AV: Yeah, the mechanism itself of doing everything through phone screens was really well done. Like I thought you know, it’s not the first movie or TV show to use that the device of the device, but I think, what was it? A couple of horror movies and things like that where it’s all done through webcams and things like that. Yeah, but I thought the mechanism of the phone and the way that Lucy and that she interacts with different apps and the way that they get sound and video through that like, you know voice recordings left on in the background or phone calls, FaceTime calls, Instagram live, things like that; the way that they sort of used those limitations to build a narrative, I thought was really well done.

MD: I really enjoyed how they also use the way the two characters use their devices as exposition in and of itself. Like we learned a lot about Lucy, just by watching what she was doing, not through what she was saying, not through what she was, anything like that. But just the way she would use, like the application she would use on iPhone, the speed that you would use them, how she would flip between them, how little attention she was paying. Meanwhile, Daisy recording her morning affirmations on her voice memo app; I felt like that told us a lot about her as a character as well. Just what they were using and why which was really interesting.

EC: In the real world, it kind of got a bit viral itself, where you know, the first plot point is that she flips her car and that’s how she goes viral. People actually kind of thought it was real. They saw the video and then it’s all Twitter storm happen and people were like: “What an idiot!”.

AV: Yeah, someone clicked the video so that it was only the –

EC: And it’s just so wild for something to sort of fulfil itself in that way.

AV:  And it’s so bizarre because that happens in the show as well. Like I watched, before I watched any of the show, I saw on Twitter this thing going off about this, you know flip girl, and this person streaming themselves on Facebook live and then crashing the car and then yeah, someone kind of clicked the video and posted it and then people were saying: Oh my God is this real? Like this is crazy” and then all the producers of the ABC show weeks were saying: “This is bizarre. This is our show and so like we’re putting in links to the show and then I watch the show and the exact same thing happens in the show like the clip goes viral yada yada yada, but then people start saying: “Is this real? Is this a marketing stunt?”. Like, you know, I think she’s eating chips or something in the car, and so they’re like, “Oh it’s a marketing stunt for the chips”, and then yeah, it was so bizarre to see life imitating art like that.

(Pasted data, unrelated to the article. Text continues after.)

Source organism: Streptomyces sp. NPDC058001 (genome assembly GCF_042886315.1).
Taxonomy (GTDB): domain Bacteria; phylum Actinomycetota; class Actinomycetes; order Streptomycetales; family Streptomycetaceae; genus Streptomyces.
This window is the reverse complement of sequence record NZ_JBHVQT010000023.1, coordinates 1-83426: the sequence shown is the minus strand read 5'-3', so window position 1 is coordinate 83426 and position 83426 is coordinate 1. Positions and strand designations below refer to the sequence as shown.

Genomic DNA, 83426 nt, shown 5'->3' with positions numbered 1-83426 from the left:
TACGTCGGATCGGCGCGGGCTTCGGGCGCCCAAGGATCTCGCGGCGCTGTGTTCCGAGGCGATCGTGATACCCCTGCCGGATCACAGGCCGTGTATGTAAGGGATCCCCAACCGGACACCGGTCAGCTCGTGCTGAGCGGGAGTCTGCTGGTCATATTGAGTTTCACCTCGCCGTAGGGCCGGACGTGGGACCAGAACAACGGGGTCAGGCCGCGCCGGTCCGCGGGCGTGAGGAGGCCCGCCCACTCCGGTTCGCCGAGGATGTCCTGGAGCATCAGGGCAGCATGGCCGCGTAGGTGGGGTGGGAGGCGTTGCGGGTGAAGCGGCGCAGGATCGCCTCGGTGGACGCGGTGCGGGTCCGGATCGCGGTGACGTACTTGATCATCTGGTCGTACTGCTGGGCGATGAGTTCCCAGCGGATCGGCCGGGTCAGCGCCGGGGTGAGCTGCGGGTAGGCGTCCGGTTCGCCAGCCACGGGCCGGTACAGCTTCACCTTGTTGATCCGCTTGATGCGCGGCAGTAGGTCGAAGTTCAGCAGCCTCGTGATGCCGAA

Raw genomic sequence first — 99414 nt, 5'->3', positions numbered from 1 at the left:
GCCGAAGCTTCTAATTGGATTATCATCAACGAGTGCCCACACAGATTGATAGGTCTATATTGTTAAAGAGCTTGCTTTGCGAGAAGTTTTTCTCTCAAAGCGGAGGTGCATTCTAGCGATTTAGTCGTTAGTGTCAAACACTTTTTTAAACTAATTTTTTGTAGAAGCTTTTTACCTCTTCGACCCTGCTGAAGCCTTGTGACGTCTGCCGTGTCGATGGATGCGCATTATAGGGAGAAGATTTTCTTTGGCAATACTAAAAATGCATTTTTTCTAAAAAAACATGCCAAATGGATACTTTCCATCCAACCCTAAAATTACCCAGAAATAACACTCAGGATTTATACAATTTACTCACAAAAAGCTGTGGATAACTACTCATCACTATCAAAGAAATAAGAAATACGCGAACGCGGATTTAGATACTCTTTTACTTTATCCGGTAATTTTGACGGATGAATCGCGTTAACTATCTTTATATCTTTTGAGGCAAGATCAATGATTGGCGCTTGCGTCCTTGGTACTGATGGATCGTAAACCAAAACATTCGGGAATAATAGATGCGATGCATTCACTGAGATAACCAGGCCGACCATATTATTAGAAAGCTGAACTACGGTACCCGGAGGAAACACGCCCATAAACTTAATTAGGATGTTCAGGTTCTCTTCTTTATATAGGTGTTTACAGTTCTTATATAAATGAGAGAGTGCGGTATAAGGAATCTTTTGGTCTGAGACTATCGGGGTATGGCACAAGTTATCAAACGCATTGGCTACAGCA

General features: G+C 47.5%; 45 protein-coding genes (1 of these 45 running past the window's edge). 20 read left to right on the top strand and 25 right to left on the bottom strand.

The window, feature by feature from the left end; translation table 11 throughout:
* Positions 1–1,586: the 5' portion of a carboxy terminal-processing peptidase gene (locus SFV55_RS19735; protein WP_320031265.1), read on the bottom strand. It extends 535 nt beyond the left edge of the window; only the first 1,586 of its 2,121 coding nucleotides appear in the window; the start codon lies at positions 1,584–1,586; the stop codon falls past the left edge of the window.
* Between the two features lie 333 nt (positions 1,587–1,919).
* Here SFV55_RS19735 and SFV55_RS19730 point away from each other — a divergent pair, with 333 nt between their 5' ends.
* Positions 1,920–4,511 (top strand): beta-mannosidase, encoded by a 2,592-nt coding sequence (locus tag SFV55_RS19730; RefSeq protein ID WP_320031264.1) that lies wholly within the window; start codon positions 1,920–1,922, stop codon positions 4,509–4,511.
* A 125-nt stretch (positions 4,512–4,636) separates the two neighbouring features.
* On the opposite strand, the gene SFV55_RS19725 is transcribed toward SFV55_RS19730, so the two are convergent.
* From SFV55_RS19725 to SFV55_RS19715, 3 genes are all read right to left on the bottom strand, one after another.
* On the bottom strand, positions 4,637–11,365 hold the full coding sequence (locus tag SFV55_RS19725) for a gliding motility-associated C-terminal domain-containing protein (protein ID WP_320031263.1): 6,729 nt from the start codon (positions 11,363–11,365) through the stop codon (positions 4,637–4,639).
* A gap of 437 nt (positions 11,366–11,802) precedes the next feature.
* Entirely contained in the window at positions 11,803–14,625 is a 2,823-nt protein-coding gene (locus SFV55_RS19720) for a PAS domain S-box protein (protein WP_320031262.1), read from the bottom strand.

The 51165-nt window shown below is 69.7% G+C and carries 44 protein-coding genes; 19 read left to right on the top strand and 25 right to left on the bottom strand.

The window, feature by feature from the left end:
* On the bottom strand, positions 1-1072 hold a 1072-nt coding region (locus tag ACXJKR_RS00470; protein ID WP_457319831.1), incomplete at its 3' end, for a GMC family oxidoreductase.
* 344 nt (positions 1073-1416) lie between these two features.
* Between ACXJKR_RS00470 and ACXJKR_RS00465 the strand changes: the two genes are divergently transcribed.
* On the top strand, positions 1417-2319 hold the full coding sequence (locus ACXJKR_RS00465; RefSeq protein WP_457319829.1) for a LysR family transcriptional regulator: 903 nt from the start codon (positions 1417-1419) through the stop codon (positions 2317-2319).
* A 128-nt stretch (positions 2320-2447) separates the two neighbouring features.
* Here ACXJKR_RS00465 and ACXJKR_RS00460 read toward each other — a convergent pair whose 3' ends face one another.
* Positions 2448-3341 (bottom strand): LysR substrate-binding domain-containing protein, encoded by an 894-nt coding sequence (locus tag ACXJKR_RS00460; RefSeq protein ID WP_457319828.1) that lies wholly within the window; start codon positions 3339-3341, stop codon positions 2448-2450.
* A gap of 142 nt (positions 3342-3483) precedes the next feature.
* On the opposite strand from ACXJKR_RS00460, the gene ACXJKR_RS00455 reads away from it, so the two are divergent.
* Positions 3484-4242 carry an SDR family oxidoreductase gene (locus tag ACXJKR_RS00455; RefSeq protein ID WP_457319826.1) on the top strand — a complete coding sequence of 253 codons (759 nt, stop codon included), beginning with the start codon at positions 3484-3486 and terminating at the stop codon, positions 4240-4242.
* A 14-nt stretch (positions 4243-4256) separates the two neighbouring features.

EC: It’s sort of just shows how much they understand the internet though. That that actually did go viral.

AC: Totally. Like I thought it was really smart, but I sort of, after I finish watching it, I was like, “What was that?”. You know, it’s like, I think it’s a really interesting exploration of the form and what the form can do and I think they did that incredibly well. But the actual content of Content, I’m like, “What is this about really?”, you know, like it feels like an experiment. A bit like that; what was it, Balderdash, the Netflix show?

AV: Bandersnatch? [Laughter]